CSF analysis

Infants and children with FWS may require a laboratory analysis to evaluate for meningitis. Febrile infants and children of any age who are toxic require a full sepsis evaluation, including CSF and empiric treatment with parenteral antibiotics. [10]

Guidelines by groups in Rochester, Boston, and Philadelphia for the treatment of infants younger than 3 months who have FWS all include screening CSF laboratory tests and a CSF culture; the guidelines published in Pediatrics in 1993 recommend that a CSF evaluation be performed in certain situations (see Medical Care). Negative screening test results were defined as fewer than 8-10 WBCs per HPF, no bacteria, and normal glucose and protein levels. [10, 14, 15, 45] Children with laboratory values suggesting meningitis should be treated for this focal infection. Evaluation and treatment for meningitis is a separate topic and is not fully addressed here.

Blood culture

A blood culture positive for known bacterial pathogens is the criterion standard used to define bacteremia.

Blood cultures should be obtained in infants and young children at risk for occult bacteremia. Blood cultures that are positive for single isolates of known pathogenic bacteria (see Causes) are generally considered to be true positive results; cultures that grow multiple isolates or nonpathogenic bacteria are considered contaminated. How fast the culture becomes positive for known bacterial pathogens is also useful in distinguishing pathogens from contaminants; true pathogens generally grow faster than contaminants, with most pathogens turning positive in less than 24 hours. [1, 2] The routine mean detection time for several pathogens are as follows [1] :

  • S pneumoniae - 11-15 hours

  • Salmonella species - 9-12 hours

  • N meningitidis - 12-23 hours

Whether the quantity of colonies grown is useful in detecting occult bacteremia or in predicting prognosis is unclear. Occult pneumococcal bacteremia may yield fewer than 10 colony-forming units (CFU)/mL, which is lower than in focal disease. The yield in meningococcal infection widely varies, but one study found that patients with yields higher than 700 CFU/mL were at an increased risk for meningitis. [1]

Testing for respiratory syncytial virus and influenza may help in the evaluation of infants with symptoms typical of viral respiratory infection and fever. Positive test results for these viruses is associated with a lower risk of occult bacteremia and meningitis, although no significant different in bacterial UTI is seen. [68, 69] This could have implications for the use of empiric antibiotics and how aggressively a SBI is investigated, although how this testing would fit into one of the clinical algorithms is unclear.

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Imaging Studies

The only imaging study routinely used in infants and children with FWS is chest radiography to evaluate for pneumonia. Consider pneumonia in febrile children with no other source of infection. Specific physical examination findings include grunting, flaring, retracting, rhonchi, wheezing, rales, and focal decreased breath sounds. These findings are 94-99% specific for pneumonia. [66] Obtain a chest radiograph as part of the evaluation of children with any of these findings; evaluation for pneumonia in febrile children without any of these findings is of very low yield. [2, 21]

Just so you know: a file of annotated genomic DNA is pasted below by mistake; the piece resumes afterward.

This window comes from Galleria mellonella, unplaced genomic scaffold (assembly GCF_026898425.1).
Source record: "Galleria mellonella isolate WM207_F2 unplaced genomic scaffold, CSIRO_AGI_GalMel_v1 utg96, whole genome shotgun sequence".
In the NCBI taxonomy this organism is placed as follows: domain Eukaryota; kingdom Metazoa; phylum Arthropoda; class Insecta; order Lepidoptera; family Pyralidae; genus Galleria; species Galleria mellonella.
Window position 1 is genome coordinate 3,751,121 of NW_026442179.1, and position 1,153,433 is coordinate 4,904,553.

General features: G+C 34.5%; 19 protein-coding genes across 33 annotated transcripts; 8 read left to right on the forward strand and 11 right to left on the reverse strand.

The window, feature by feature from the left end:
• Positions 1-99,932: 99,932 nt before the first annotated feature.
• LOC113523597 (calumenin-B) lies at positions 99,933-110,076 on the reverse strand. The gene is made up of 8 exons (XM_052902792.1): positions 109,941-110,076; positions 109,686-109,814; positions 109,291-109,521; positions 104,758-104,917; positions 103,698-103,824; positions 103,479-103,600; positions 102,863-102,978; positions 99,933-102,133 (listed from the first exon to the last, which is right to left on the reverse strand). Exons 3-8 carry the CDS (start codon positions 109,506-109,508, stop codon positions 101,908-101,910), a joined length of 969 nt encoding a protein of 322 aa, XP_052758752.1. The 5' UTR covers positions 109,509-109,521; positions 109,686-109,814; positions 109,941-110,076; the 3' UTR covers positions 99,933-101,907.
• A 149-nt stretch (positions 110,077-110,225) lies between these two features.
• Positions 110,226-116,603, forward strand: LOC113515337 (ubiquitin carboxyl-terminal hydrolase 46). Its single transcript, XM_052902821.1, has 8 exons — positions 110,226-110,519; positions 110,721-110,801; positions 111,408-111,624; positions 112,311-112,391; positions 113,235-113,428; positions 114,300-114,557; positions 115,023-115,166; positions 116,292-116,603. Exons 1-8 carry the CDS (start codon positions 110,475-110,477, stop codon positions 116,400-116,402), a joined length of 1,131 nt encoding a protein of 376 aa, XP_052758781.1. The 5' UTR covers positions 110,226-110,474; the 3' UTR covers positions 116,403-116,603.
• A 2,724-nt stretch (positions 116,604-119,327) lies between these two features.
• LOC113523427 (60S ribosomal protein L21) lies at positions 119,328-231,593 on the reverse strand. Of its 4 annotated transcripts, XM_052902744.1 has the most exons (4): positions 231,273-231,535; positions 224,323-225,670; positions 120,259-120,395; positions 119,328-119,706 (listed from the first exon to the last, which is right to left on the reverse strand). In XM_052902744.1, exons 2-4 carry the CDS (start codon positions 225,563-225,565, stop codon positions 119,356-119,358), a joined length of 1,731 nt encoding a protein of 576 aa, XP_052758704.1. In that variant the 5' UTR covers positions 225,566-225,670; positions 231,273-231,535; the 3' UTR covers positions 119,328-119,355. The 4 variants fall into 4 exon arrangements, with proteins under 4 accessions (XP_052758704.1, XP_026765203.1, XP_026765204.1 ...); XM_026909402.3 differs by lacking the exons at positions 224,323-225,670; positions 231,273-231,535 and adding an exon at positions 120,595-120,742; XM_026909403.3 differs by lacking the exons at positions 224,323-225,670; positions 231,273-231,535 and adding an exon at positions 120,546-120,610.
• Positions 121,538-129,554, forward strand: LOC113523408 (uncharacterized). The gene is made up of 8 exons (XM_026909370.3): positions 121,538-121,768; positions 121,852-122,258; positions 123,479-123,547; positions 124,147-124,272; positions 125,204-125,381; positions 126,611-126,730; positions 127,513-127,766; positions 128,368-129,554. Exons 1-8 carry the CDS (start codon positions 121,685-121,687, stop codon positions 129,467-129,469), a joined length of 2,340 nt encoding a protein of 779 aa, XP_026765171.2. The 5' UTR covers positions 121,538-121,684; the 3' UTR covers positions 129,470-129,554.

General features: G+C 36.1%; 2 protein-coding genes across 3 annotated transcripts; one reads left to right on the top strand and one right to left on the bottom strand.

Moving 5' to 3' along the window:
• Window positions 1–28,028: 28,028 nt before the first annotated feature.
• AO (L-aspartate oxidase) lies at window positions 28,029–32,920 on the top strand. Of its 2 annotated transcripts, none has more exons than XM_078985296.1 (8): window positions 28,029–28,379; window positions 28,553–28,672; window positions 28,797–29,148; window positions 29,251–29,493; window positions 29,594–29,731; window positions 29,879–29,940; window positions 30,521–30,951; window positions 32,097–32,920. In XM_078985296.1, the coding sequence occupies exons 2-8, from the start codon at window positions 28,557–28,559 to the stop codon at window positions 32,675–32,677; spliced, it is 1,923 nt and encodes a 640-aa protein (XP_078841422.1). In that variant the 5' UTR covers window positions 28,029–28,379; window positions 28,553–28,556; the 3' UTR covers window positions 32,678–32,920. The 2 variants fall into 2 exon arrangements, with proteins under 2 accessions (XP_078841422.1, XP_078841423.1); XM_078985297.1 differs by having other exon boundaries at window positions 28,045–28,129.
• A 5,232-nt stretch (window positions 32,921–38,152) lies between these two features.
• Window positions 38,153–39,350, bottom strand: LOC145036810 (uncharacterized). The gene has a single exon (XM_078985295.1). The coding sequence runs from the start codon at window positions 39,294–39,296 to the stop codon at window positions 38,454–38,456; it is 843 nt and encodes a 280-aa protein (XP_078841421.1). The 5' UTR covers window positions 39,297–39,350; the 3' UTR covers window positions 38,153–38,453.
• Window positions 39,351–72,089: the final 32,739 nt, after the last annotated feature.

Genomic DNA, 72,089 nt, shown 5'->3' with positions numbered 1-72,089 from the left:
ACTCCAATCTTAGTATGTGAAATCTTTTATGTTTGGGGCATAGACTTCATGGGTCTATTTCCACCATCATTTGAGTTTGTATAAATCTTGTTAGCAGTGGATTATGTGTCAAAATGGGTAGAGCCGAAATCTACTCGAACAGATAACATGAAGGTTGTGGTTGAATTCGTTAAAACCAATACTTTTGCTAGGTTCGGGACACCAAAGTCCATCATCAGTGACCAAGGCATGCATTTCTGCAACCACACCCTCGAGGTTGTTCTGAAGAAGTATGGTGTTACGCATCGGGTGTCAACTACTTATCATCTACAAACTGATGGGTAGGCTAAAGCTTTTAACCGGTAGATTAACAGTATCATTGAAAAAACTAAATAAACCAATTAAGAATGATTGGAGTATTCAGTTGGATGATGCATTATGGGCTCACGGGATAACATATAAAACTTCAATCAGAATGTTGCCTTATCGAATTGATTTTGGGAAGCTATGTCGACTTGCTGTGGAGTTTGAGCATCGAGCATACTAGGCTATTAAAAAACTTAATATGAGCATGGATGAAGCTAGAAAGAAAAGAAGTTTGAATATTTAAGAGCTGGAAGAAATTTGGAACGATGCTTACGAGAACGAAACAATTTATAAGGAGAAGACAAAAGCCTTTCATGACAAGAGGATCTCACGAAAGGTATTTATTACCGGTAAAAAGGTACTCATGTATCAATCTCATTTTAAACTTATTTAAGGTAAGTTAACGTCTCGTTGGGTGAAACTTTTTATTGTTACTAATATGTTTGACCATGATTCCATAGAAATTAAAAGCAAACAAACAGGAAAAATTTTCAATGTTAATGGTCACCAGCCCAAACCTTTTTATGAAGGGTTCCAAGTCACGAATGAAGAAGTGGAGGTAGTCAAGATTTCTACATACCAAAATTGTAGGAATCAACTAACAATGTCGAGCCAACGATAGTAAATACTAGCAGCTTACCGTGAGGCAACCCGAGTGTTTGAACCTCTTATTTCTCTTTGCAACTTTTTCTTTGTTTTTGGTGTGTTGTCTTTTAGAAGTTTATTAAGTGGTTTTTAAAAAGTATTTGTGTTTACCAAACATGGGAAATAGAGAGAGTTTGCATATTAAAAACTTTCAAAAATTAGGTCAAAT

Some studies suggest that pulse oximetry may be a more reliable predictor of pulmonary infections than is respiratory rate in infants and young children. One guideline recommends that chest radiography be used to evaluate for pneumonia if the patient's oxygen saturation is less than 95%. [2]

One study found that a subset of febrile children who did not have physical examination findings suggestive of pneumonia were at an increased risk for occult pneumonia. [70] Approximately 20% of febrile children younger than 5 years who had normal physical examination findings and WBC counts higher than 20,000/μL had chest radiographic findings consistent with pneumonia. This guideline recommends that a chest radiograph be obtained in febrile infants and children with signs and symptoms of pneumonia and in febrile infants and children without signs and symptoms of pneumonia who have WBC counts higher than 20,000/μL.

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Procedures

See the list below:

  • Blood: Venipuncture is performed to obtain blood for a CBC count and blood cultures. This should be performed using a sterile technique to limit contamination. The recovery rate associated with blood cultures is improved with larger volumes of blood and a shorter period between the blood draw and incubation in the laboratory. [1] The recovery rate is 83% with a large volume of blood (6 mL) and is 60% with a small volume of blood (2 mL). The recovery rate is 95% after 2 hours between blood draw and incubation and is 70% after 3 hours between blood draw and incubation.

  • Lumbar puncture: A lumbar puncture (LP) is performed to obtain CSF for cell count, glucose and protein levels, microscopy, and Gram stain and culture (see Lab Studies and Medical Care). This should be performed using a sterile technique to limit contamination. Children with bacteremia who have an LP may have an increased risk of meningitis, although this theory is controversial. [2]

  • Urine specimen: Urine collection is performed for urinalysis, microscopy, Gram stain, cell count, and culture (see Lab Studies and Medical Care). Urine collection should be performed using a sterile technique to limit contamination. Suprapubic bladder aspiration and in-and-out bladder catheterization are best in young infants and children.